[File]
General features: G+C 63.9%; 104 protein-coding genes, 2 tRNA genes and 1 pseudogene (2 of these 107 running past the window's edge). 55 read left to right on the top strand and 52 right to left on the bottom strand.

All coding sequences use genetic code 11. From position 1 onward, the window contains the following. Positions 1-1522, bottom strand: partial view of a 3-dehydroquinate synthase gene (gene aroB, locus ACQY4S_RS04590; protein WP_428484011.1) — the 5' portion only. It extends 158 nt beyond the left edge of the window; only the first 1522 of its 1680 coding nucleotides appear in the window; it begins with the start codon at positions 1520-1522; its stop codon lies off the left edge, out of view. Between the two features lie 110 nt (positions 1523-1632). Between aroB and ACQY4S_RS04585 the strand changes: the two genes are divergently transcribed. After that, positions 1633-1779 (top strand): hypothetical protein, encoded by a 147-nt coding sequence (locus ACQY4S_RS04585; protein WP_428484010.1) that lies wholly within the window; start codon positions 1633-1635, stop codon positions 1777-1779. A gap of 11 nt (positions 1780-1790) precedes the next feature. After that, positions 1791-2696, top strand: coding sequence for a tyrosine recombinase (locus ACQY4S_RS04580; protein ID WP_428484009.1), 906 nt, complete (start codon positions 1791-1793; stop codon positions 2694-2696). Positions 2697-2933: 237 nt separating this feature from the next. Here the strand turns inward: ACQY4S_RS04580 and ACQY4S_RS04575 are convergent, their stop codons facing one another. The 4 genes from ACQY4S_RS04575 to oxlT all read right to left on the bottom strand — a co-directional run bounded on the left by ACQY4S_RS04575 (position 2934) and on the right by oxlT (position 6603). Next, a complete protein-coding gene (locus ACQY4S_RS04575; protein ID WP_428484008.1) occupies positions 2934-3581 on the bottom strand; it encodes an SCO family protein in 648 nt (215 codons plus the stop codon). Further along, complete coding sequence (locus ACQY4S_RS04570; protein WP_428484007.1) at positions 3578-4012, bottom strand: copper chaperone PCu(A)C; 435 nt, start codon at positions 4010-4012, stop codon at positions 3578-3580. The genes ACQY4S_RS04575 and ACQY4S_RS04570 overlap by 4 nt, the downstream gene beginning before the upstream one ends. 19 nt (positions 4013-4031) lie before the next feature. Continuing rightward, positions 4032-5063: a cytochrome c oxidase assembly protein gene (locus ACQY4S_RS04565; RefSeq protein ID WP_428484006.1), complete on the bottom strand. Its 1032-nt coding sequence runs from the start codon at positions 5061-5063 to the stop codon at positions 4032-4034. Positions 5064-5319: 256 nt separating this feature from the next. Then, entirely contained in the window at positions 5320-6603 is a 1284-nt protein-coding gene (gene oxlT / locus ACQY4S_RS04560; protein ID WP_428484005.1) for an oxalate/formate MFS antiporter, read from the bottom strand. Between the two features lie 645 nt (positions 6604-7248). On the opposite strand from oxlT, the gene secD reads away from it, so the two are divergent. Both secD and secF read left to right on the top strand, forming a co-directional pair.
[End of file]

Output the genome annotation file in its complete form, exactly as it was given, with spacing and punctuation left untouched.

General features: G+C 63.9%; 104 protein-coding genes, 2 tRNA genes and 1 pseudogene (2 of these 107 running past the window's edge). 55 read left to right on the top strand and 52 right to left on the bottom strand.

All coding sequences use genetic code 11. From position 1 onward, the window contains the following. Positions 1-1522, bottom strand: partial view of a 3-dehydroquinate synthase gene (gene aroB, locus ACQY4S_RS04590; protein WP_428484011.1) — the 5' portion only. It extends 158 nt beyond the left edge of the window; only the first 1522 of its 1680 coding nucleotides appear in the window; it begins with the start codon at positions 1520-1522; its stop codon lies off the left edge, out of view. Between the two features lie 110 nt (positions 1523-1632). Between aroB and ACQY4S_RS04585 the strand changes: the two genes are divergently transcribed. After that, positions 1633-1779 (top strand): hypothetical protein, encoded by a 147-nt coding sequence (locus ACQY4S_RS04585; protein WP_428484010.1) that lies wholly within the window; start codon positions 1633-1635, stop codon positions 1777-1779. A gap of 11 nt (positions 1780-1790) precedes the next feature. After that, positions 1791-2696, top strand: coding sequence for a tyrosine recombinase (locus ACQY4S_RS04580; protein ID WP_428484009.1), 906 nt, complete (start codon positions 1791-1793; stop codon positions 2694-2696). Positions 2697-2933: 237 nt separating this feature from the next. Here the strand turns inward: ACQY4S_RS04580 and ACQY4S_RS04575 are convergent, their stop codons facing one another. The 4 genes from ACQY4S_RS04575 to oxlT all read right to left on the bottom strand — a co-directional run bounded on the left by ACQY4S_RS04575 (position 2934) and on the right by oxlT (position 6603). Next, a complete protein-coding gene (locus ACQY4S_RS04575; protein ID WP_428484008.1) occupies positions 2934-3581 on the bottom strand; it encodes an SCO family protein in 648 nt (215 codons plus the stop codon). Further along, complete coding sequence (locus ACQY4S_RS04570; protein WP_428484007.1) at positions 3578-4012, bottom strand: copper chaperone PCu(A)C; 435 nt, start codon at positions 4010-4012, stop codon at positions 3578-3580. The genes ACQY4S_RS04575 and ACQY4S_RS04570 overlap by 4 nt, the downstream gene beginning before the upstream one ends. 19 nt (positions 4013-4031) lie before the next feature. Continuing rightward, positions 4032-5063: a cytochrome c oxidase assembly protein gene (locus ACQY4S_RS04565; RefSeq protein ID WP_428484006.1), complete on the bottom strand. Its 1032-nt coding sequence runs from the start codon at positions 5061-5063 to the stop codon at positions 4032-4034. Positions 5064-5319: 256 nt separating this feature from the next. Then, entirely contained in the window at positions 5320-6603 is a 1284-nt protein-coding gene (gene oxlT / locus ACQY4S_RS04560; protein ID WP_428484005.1) for an oxalate/formate MFS antiporter, read from the bottom strand. Between the two features lie 645 nt (positions 6604-7248). On the opposite strand from oxlT, the gene secD reads away from it, so the two are divergent. Both secD and secF read left to right on the top strand, forming a co-directional pair.